[written in 2013, when my first book was published]
Building up to a work like this has taken many, many years.
I must thank my parents, who, throughout my childhood, provided an environment where lively arguments about Big Questions were always welcome: where the substance of an argument mattered regardless of the identity of the arguer. I learned from them that, when hunting the truth, weak assertions are worse than useless. It is crucial to erect a strong and clear thesis, and then see how well it stands up to sustained assault. My mother helped me respect the power of intellect, while my father showed me how intellect and reason melt away when confronted by sheer force of will.
I wish to thank Yoram Hazony for first positing to me that it was possible for a person today to add to the etz chayim that is the Torah, in midrashic explication. Until that moment, as a fresh high school graduate in 1989, such a thing had never crossed my mind. An epiphany can be sparked by a single word. This one took a long time in germinating, but it made an indelible impression on me.
Akiva Ehrenfeld changed my Torah life in a similar way: he made me understand that not only is it possible for a person to add to our understanding of the Torah, but that the person in question could be yours truly. It happened on the day he said to me, “That is a really interesting idea!”
It seems like such a simple thing to say. But it changed my life. The right word at the right time can change a person forever.
I was also greatly inspired by the work of David Gelernter, who wrote a series of essays in Commentary magazine. Gelernter writes a great many things about a wide range of subjects. But those essays were not of this world. They shone with divine inspiration, every word delectably plucked and placed. I realize, as I read his words, that when we aim to understand Hashem, He helps us get where we are going.
It is one thing to have an idea. And entirely another to do something about it. And for this, I owe an eternal debt of gratitude to my rebbe, Rabbi Shaya Milikowsky. I do not, in this text, talk about how important it is to have a close and personal relationship with a rav, but that is in part because I am not able to explain just how much he has changed my life through his profoundly empathic and individualistic approach to Judaism. It was through Rabbi Milikowsky that I came to understand that every Jew has their own arc, their own unique relationship to Hashem, and that the answers to questions have to be understood in the context of the questioner. In other words, each person’s relationship to the Torah, and to Hashem, is unique and personal.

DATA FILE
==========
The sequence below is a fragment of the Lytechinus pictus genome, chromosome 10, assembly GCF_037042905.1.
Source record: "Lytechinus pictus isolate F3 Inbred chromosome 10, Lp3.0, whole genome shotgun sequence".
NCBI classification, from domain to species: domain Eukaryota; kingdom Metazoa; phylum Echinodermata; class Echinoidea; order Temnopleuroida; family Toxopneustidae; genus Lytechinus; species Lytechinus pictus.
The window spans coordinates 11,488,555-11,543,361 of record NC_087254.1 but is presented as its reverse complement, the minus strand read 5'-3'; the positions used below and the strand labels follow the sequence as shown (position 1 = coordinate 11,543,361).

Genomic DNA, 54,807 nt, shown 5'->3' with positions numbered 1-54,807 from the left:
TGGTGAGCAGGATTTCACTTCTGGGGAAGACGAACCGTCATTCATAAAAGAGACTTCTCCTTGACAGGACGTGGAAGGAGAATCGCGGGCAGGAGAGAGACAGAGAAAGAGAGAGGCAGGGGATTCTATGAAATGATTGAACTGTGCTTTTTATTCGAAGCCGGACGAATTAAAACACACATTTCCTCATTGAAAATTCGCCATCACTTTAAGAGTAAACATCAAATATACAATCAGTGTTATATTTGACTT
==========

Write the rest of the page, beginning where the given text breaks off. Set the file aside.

And this work only started being written when Rabbi Milikowsky told me to start writing. He has guided me from the beginning, especially teaching me how to write positively.
Thanks to Rabbi Milikowsky, this work is not interested in quarreling, or drawing stark divisions between myself and others. Nor am I interested in labels and categories. We should be vigilant against using the Torah as a drunk uses a lamppost: for support, and not illumination.
I must also acknowledge a true giant in the Torah world, a man who is singularly the most brilliant and creative Torah mind I have ever met, and the inspirer of many of the ideas contained herein: Simcha Baer. Rabbi Baer has sometimes been a muse, and sometimes a collaborator. He is an exemplar of what the human mind, infused with ruach hakodesh, can achieve. I wish that I could grasp all that he has to share!
My sons Toyam and Asher have also been very important collaborators in this work. I bounce ideas off of them all the time, and they have not only acted as sounding boards, but also as originators of some truly beautiful chiddushim of their own. The greatest blessing a father can have is to be surpassed by his children, and I pray, with all my heart, that each of my children, in their own unique way, outshines me.
I also acknowledge, with thanks and praise, the influence of Jonathan Sacks. His writing is poetry itself, and his ideas have often provided a jumping-off point for my own. Whether we agree or disagree, his weekly words on Torah have been a source of inspiration to me.
I must thank, on bended knee, my wife Nechama, the very embodiment of an ezer knegdo. Words cannot express my love and appreciation and devotion to the woman who has inspired me, and shown me both the enormous gap between a man and his spouse (in heaven and on earth) – and to revel in the surpassing beauty that is produced in the bridging of that gap.